BEIJING--A joint declaration issued at the trilateral summit here deleted all references to North Korea and its nuclear program after Japan and South Korea objected to China’s “soft” wording about the country, sources said.
Tsuyoshi Saito, the deputy chief Cabinet secretary who accompanied Prime Minister Yoshihiko Noda to Beijing, was asked by reporters on May 14 if it was "regrettable" that North Korea was not mentioned in the joint declaration.
"I believe it is better to refrain from using the expression ‘regrettable,’" Saito said.
The primary goals for Noda in his meetings with China and South Korea were to promote negotiations on a free-trade agreement as well as agree on measures to deal with North Korea.
Noda accomplished his FTA task, but he had to endure sharp comments about the Senkaku Islands and the Uighur ethnic minority during his trip to China. And the Japanese prime minister came home with a joint declaration containing no references to North Korea.
Noda, Chinese Premier Wen Jiabao and South Korean President Lee Myung-bak, reached an agreement on the morning of May 13 to cooperate in asking North Korea to refrain from conducting a nuclear test.
But when it came time to hammer out wording in the joint declaration among officials of the three nations, the process was far from smooth.
The initial draft presented by China as host nation mentioned North Korea. However, according to a source in the delegation accompanying Noda, "Japan and South Korea could not accept the soft expressions used."
Because further work was required, no announcement of the joint declaration was made on May 13, and squabbling continued on May 14.
In the end, Japan and South Korea conceded to China because, as one Japanese government source said, "It would not have been good to issue a mistaken message to North Korea by including weak wording in the declaration."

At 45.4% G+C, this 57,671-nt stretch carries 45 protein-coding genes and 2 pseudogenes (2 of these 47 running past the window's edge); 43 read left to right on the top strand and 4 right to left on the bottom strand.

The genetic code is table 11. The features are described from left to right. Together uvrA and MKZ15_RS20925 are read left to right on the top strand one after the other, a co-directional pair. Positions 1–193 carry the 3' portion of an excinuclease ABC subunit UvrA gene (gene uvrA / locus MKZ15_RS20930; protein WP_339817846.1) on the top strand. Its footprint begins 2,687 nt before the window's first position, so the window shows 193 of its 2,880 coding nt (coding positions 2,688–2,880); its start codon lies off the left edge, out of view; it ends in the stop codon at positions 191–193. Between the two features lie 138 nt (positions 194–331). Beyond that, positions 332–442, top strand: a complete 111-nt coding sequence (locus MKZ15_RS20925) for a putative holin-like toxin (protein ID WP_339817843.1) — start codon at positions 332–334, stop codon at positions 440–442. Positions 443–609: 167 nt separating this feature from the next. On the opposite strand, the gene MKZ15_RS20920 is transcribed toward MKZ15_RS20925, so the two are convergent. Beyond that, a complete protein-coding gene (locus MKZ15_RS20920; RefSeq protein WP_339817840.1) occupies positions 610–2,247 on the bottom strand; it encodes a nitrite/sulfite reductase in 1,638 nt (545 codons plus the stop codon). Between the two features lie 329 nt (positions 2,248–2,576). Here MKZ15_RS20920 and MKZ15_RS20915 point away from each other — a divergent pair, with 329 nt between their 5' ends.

The announcement of the declaration was made shortly before Chinese President Hu Jintao met with Noda and Lee on May 14.
"It is impossible to include every item discussed by the leaders of the three nations in the declaration," Luo Zhaohui, the director-general of the Chinese Foreign Ministry's Department of Asian Affairs, said at a May 14 news conference.
However, a researcher at a think tank affiliated with the Chinese Foreign Ministry said, "There was likely the judgment that transmitting a message in the form of a joint declaration in which Japan, China and South Korea were in agreement would not have been to the benefit of regional stability."
China obviously did not want to do anything that could have prompted North Korea to go ahead with a nuclear test. If that test had been conducted, it would have been difficult for China to accept an early visit by Kim Jong Un, who took over as North Korean leader following the death of his father, Kim Jong Il, last year.
At the same time, Wen said in the May 13 meeting, "We will continue with our efforts to seek self-restraint on the part of North Korea and will try to guide North Korea."
Wen later said in a joint news conference, "The urgent matter is to prevent an escalation of tensions on the Korean Peninsula."
A high-ranking Japanese Foreign Ministry official noted that Wen used much stronger language than in the past.
And a senior official in the South Korean presidential office said of Beijing's stance: "There is a need to take into consideration the host nation. There was no major difference between South Korea and China regarding North Korea."
Still, it is highly unusual for a joint declaration issued after a meeting of the leaders of Japan, China and South Korea to contain no mention of North Korea.
At a meeting in Tokyo in May 2011, the declaration touched upon concerns about North Korea's uranium enrichment program. Two years ago, when the three leaders met in Jeju island in South Korea, the declaration said, "The denuclearization of the Korean Peninsula will contribute to permanent peace and stability in Northeast Asia."
The omission of any reference to North Korea in the latest declaration led a Japanese government official to say on May 14: "The free trade agreement and North Korea were the two major themes. Naturally, severe criticism will likely arise."
(This article was written by Toru Higashioka and Kim Soonhi.)
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